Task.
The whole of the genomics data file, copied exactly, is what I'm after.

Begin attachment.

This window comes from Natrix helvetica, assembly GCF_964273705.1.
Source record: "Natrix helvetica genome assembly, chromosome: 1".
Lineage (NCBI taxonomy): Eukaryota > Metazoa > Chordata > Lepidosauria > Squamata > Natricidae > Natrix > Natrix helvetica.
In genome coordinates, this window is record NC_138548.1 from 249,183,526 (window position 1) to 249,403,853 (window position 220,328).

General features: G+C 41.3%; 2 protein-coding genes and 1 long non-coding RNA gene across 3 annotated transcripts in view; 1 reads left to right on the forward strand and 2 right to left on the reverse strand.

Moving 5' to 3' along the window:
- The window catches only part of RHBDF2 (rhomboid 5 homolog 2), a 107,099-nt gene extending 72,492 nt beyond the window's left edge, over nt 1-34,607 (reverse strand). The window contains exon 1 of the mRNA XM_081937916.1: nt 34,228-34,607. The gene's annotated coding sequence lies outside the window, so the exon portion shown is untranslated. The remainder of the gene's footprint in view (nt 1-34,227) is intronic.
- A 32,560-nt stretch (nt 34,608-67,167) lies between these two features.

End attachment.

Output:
This window comes from Natrix helvetica, assembly GCF_964273705.1.
Source record: "Natrix helvetica genome assembly, chromosome: 1".
Lineage (NCBI taxonomy): Eukaryota > Metazoa > Chordata > Lepidosauria > Squamata > Natricidae > Natrix > Natrix helvetica.
In genome coordinates, this window is record NC_138548.1 from 249,183,526 (window position 1) to 249,403,853 (window position 220,328).

General features: G+C 41.3%; 2 protein-coding genes and 1 long non-coding RNA gene across 3 annotated transcripts in view; 1 reads left to right on the forward strand and 2 right to left on the reverse strand.

Moving 5' to 3' along the window:
- The window catches only part of RHBDF2 (rhomboid 5 homolog 2), a 107,099-nt gene extending 72,492 nt beyond the window's left edge, over nt 1-34,607 (reverse strand). The window contains exon 1 of the mRNA XM_081937916.1: nt 34,228-34,607. The gene's annotated coding sequence lies outside the window, so the exon portion shown is untranslated. The remainder of the gene's footprint in view (nt 1-34,227) is intronic.
- A 32,560-nt stretch (nt 34,608-67,167) lies between these two features.